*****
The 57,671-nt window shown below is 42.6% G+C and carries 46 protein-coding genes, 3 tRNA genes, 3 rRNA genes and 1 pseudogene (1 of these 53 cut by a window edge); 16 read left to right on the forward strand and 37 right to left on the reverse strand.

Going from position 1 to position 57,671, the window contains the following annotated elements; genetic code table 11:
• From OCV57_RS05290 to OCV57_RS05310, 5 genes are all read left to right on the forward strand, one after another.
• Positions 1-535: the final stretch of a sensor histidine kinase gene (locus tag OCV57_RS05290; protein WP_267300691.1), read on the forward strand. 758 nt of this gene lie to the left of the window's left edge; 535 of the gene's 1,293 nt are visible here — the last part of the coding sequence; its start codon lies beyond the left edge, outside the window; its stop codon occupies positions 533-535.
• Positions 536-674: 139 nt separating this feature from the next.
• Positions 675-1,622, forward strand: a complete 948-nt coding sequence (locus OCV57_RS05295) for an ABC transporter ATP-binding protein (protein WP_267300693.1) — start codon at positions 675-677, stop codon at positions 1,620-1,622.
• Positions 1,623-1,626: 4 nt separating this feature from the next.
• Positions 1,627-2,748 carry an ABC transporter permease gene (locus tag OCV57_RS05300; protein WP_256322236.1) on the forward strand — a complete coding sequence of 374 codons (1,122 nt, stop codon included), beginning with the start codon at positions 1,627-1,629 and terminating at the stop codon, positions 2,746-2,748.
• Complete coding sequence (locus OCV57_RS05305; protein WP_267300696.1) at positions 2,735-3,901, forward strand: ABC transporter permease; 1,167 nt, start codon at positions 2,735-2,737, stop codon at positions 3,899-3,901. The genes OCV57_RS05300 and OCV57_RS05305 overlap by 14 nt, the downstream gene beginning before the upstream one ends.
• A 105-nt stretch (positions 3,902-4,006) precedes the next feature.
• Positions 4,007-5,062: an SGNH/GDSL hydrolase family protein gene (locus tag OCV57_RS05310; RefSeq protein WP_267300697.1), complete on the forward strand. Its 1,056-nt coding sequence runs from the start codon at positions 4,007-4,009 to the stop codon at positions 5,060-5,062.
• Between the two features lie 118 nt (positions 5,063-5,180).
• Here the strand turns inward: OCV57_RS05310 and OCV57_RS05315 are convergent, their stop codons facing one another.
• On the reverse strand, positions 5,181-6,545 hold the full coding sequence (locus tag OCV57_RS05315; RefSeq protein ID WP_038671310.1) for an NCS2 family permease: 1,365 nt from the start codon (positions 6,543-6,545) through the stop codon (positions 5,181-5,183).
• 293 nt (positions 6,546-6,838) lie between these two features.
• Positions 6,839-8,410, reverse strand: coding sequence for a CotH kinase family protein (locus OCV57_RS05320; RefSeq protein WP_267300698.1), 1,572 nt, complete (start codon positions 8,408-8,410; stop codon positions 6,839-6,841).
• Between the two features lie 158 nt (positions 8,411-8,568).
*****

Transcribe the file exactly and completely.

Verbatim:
The 57,671-nt window shown below is 42.6% G+C and carries 46 protein-coding genes, 3 tRNA genes, 3 rRNA genes and 1 pseudogene (1 of these 53 cut by a window edge); 16 read left to right on the forward strand and 37 right to left on the reverse strand.

Going from position 1 to position 57,671, the window contains the following annotated elements; genetic code table 11:
• From OCV57_RS05290 to OCV57_RS05310, 5 genes are all read left to right on the forward strand, one after another.
• Positions 1-535: the final stretch of a sensor histidine kinase gene (locus tag OCV57_RS05290; protein WP_267300691.1), read on the forward strand. 758 nt of this gene lie to the left of the window's left edge; 535 of the gene's 1,293 nt are visible here — the last part of the coding sequence; its start codon lies beyond the left edge, outside the window; its stop codon occupies positions 533-535.
• Positions 536-674: 139 nt separating this feature from the next.
• Positions 675-1,622, forward strand: a complete 948-nt coding sequence (locus OCV57_RS05295) for an ABC transporter ATP-binding protein (protein WP_267300693.1) — start codon at positions 675-677, stop codon at positions 1,620-1,622.
• Positions 1,623-1,626: 4 nt separating this feature from the next.
• Positions 1,627-2,748 carry an ABC transporter permease gene (locus tag OCV57_RS05300; protein WP_256322236.1) on the forward strand — a complete coding sequence of 374 codons (1,122 nt, stop codon included), beginning with the start codon at positions 1,627-1,629 and terminating at the stop codon, positions 2,746-2,748.
• Complete coding sequence (locus OCV57_RS05305; protein WP_267300696.1) at positions 2,735-3,901, forward strand: ABC transporter permease; 1,167 nt, start codon at positions 2,735-2,737, stop codon at positions 3,899-3,901. The genes OCV57_RS05300 and OCV57_RS05305 overlap by 14 nt, the downstream gene beginning before the upstream one ends.
• A 105-nt stretch (positions 3,902-4,006) precedes the next feature.
• Positions 4,007-5,062: an SGNH/GDSL hydrolase family protein gene (locus tag OCV57_RS05310; RefSeq protein WP_267300697.1), complete on the forward strand. Its 1,056-nt coding sequence runs from the start codon at positions 4,007-4,009 to the stop codon at positions 5,060-5,062.
• Between the two features lie 118 nt (positions 5,063-5,180).
• Here the strand turns inward: OCV57_RS05310 and OCV57_RS05315 are convergent, their stop codons facing one another.
• On the reverse strand, positions 5,181-6,545 hold the full coding sequence (locus tag OCV57_RS05315; RefSeq protein ID WP_038671310.1) for an NCS2 family permease: 1,365 nt from the start codon (positions 6,543-6,545) through the stop codon (positions 5,181-5,183).
• 293 nt (positions 6,546-6,838) lie between these two features.
• Positions 6,839-8,410, reverse strand: coding sequence for a CotH kinase family protein (locus OCV57_RS05320; RefSeq protein WP_267300698.1), 1,572 nt, complete (start codon positions 8,408-8,410; stop codon positions 6,839-6,841).
• Between the two features lie 158 nt (positions 8,411-8,568).